4. Excess Lime
This a measurement of the amount of free lime in the soil. The reading can be important in your herbicide selection and fertilizer applications, so that you can avoid product tie-ups with the calcium present—which would render it ineffective and unavailable to your plants.
5. Organic Matter (OM)
Generally speaking, the higher the organic matter, the healthier the soil. This is reported as a percent, and it measures the the ability of the soil to supply nutrients, water and other physical wellbeing to growing plants. Organic matter accumulation is a slow process. Reduced tillage has been shown to have a positive impact on organic matter and soil tilth. Row crops should be at around 2.5% OM or higher, though it is not uncommon for sandy soils to be lower.
6. Cation Exchange Capacity (CEC)
This measures the ability of the soil to store and release nutrients. This number also helps to define the soil’s texture and composition. Sandy soil to loam soil CEC will vary from 1 to 40, but the most common range is from 13-25 CEC.
7. Percent Base Saturation
Percent base saturation is closely related to CEC and pH. This measurement indicates the nutrient supply and balance of cations for K, Mg, Ca, H and Na. Soils with a high percent base saturation can be more fertile because they often have a higher pH, and can contain greater amounts of these nutrients for use by plants.
Elements reported on a standard soil test include both macronutrients and micronutrients.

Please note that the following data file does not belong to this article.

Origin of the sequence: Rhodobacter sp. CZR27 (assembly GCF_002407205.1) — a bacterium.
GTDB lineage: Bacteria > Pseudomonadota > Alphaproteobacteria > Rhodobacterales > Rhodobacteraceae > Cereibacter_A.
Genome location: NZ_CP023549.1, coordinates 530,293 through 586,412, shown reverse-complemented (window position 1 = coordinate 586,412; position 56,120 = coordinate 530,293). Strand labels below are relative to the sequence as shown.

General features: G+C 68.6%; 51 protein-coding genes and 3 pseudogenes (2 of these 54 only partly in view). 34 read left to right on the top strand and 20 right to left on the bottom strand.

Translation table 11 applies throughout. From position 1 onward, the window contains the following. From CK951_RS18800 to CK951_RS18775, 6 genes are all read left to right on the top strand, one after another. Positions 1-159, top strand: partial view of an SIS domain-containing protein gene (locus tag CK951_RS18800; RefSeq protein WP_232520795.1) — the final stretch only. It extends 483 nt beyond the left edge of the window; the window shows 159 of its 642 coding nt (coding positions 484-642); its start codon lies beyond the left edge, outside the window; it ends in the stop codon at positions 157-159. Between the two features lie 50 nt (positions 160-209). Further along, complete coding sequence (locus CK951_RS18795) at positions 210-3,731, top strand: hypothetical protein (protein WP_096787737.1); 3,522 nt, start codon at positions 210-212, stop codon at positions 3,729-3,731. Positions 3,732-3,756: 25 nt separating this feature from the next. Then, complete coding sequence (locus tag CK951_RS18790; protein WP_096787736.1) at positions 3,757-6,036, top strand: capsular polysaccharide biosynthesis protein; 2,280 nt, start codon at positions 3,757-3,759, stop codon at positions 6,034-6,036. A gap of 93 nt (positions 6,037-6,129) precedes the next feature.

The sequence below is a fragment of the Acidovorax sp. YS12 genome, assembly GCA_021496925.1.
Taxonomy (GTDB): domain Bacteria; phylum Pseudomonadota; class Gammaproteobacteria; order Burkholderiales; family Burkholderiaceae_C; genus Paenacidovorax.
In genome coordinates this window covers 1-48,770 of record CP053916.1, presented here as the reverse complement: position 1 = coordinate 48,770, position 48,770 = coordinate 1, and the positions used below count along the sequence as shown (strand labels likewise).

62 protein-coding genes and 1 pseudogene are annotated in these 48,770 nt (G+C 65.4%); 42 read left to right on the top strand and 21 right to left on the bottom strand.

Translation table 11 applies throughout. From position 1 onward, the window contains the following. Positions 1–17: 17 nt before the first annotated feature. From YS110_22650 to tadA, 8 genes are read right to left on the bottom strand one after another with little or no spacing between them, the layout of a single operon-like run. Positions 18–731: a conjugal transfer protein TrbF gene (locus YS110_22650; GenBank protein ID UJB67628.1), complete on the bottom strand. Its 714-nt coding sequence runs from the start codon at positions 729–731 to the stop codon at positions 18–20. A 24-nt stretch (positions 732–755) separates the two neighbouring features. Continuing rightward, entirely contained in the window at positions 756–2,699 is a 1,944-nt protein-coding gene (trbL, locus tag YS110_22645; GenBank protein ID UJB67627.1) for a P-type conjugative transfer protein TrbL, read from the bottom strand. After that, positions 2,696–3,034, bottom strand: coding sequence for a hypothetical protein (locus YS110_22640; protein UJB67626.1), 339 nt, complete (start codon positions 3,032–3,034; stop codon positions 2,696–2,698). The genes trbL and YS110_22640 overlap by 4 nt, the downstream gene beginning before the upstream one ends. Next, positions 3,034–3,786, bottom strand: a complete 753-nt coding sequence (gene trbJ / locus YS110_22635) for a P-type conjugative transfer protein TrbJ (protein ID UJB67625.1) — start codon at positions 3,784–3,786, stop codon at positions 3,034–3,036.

Their saturations are reported in parts per million (ppm). With the exception of nitrogen, simply multiplying ppm by two will equal pounds per acre of each nutrient.
Nitrogen is tested as nitrate (NO3) form only, unless requested otherwise. By multiplying the analysis ppm number by 0.3 per inch of soil sample depth, you can determine the total pounds of nitrogen in the soil.
For example: 8 inch soil sample depth equals 0.3 X 8 = 2.4
If 12 ppm of NO3 is reported, then multiplied by 2.4 equates to 28.8 pounds of nitrate nitrogen in the soil, which means your nitrogen applied should be effectively be reduced by 28.8 pounds from total N needed to grow your next crop.
2. Phosphorus (P)
Soils with 25 to 35 ppm P is typically adequate on most soils. There are three common analysis methods to evaluate the presence of soil phosphorus.
- Bray test is best with neutral and low pH soils
- Olsen test is used on high pH soils (this test generally reports phosphorus at lower levels)
- Mehlich III test can be used on most pH values of cropping soils